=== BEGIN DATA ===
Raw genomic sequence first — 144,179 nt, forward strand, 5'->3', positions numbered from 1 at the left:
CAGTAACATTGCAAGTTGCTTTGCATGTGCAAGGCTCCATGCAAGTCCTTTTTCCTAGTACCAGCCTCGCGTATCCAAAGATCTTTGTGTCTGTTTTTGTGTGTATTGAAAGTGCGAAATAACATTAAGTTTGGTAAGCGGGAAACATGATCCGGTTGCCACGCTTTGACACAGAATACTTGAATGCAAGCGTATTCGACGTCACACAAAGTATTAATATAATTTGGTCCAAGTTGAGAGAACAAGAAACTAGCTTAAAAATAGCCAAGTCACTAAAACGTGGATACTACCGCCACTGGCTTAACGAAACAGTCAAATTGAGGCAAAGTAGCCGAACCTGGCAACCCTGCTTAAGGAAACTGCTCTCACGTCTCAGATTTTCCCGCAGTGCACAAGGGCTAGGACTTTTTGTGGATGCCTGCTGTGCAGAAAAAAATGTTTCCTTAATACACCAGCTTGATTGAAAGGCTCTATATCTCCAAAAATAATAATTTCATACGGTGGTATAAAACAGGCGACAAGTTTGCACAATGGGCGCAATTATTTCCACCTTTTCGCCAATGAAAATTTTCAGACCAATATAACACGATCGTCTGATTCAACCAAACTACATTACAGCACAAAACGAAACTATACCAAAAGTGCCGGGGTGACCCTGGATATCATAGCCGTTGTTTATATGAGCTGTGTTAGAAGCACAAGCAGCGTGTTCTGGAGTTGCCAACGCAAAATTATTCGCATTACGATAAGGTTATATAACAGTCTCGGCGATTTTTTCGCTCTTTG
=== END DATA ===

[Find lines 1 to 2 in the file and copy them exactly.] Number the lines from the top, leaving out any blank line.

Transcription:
Raw genomic sequence first — 144,179 nt, forward strand, 5'->3', positions numbered from 1 at the left:
CAGTAACATTGCAAGTTGCTTTGCATGTGCAAGGCTCCATGCAAGTCCTTTTTCCTAGTACCAGCCTCGCGTATCCAAAGATCTTTGTGTCTGTTTTTGTGTGTATTGAAAGTGCGAAATAACATTAAGTTTGGTAAGCGGGAAACATGATCCGGTTGCCACGCTTTGACACAGAATACTTGAATGCAAGCGTATTCGACGTCACACAAAGTATTAATATAATTTGGTCCAAGTTGAGAGAACAAGAAACTAGCTTAAAAATAGCCAAGTCACTAAAACGTGGATACTACCGCCACTGGCTTAACGAAACAGTCAAATTGAGGCAAAGTAGCCGAACCTGGCAACCCTGCTTAAGGAAACTGCTCTCACGTCTCAGATTTTCCCGCAGTGCACAAGGGCTAGGACTTTTTGTGGATGCCTGCTGTGCAGAAAAAAATGTTTCCTTAATACACCAGCTTGATTGAAAGGCTCTATATCTCCAAAAATAATAATTTCATACGGTGGTATAAAACAGGCGACAAGTTTGCACAATGGGCGCAATTATTTCCACCTTTTCGCCAATGAAAATTTTCAGACCAATATAACACGATCGTCTGATTCAACCAAACTACATTACAGCACAAAACGAAACTATACCAAAAGTGCCGGGGTGACCCTGGATATCATAGCCGTTGTTTATATGAGCTGTGTTAGAAGCACAAGCAGCGTGTTCTGGAGTTGCCAACGCAAAATTATTCGCATTACGATAAGGTTATATAACAGTCTCGGCGATTTTTTCGCTCTTTG